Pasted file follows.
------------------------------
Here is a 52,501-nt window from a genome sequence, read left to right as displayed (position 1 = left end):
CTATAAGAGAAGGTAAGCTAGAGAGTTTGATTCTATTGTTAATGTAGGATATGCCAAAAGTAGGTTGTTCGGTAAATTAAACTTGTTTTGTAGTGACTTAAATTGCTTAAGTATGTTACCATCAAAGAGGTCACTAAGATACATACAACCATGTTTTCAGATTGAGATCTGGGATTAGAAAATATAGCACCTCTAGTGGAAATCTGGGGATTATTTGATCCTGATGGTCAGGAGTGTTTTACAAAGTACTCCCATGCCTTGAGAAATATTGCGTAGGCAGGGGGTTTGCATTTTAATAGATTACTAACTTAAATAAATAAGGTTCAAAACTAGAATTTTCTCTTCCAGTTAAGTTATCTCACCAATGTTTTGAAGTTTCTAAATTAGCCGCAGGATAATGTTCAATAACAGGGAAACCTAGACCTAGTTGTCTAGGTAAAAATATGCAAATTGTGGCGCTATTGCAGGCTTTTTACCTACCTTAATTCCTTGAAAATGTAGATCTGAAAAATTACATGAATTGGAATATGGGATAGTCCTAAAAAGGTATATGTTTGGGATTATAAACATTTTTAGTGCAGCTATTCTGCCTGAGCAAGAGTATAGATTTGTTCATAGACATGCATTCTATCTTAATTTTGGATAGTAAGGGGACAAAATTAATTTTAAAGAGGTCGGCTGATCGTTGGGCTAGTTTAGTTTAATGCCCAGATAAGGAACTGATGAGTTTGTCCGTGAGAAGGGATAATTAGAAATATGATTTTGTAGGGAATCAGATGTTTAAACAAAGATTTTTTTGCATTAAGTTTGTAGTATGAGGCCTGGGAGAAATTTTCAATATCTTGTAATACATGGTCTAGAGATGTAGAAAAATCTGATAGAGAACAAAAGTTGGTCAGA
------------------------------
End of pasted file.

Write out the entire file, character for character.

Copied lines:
Here is a 52,501-nt window from a genome sequence, read left to right as displayed (position 1 = left end):
CTATAAGAGAAGGTAAGCTAGAGAGTTTGATTCTATTGTTAATGTAGGATATGCCAAAAGTAGGTTGTTCGGTAAATTAAACTTGTTTTGTAGTGACTTAAATTGCTTAAGTATGTTACCATCAAAGAGGTCACTAAGATACATACAACCATGTTTTCAGATTGAGATCTGGGATTAGAAAATATAGCACCTCTAGTGGAAATCTGGGGATTATTTGATCCTGATGGTCAGGAGTGTTTTACAAAGTACTCCCATGCCTTGAGAAATATTGCGTAGGCAGGGGGTTTGCATTTTAATAGATTACTAACTTAAATAAATAAGGTTCAAAACTAGAATTTTCTCTTCCAGTTAAGTTATCTCACCAATGTTTTGAAGTTTCTAAATTAGCCGCAGGATAATGTTCAATAACAGGGAAACCTAGACCTAGTTGTCTAGGTAAAAATATGCAAATTGTGGCGCTATTGCAGGCTTTTTACCTACCTTAATTCCTTGAAAATGTAGATCTGAAAAATTACATGAATTGGAATATGGGATAGTCCTAAAAAGGTATATGTTTGGGATTATAAACATTTTTAGTGCAGCTATTCTGCCTGAGCAAGAGTATAGATTTGTTCATAGACATGCATTCTATCTTAATTTTGGATAGTAAGGGGACAAAATTAATTTTAAAGAGGTCGGCTGATCGTTGGGCTAGTTTAGTTTAATGCCCAGATAAGGAACTGATGAGTTTGTCCGTGAGAAGGGATAATTAGAAATATGATTTTGTAGGGAATCAGATGTTTAAACAAAGATTTTTTTGCATTAAGTTTGTAGTATGAGGCCTGGGAGAAATTTTCAATATCTTGTAATACATGGTCTAGAGATGTAGAAAAATCTGATAGAGAACAAAAGTTGGTCAGA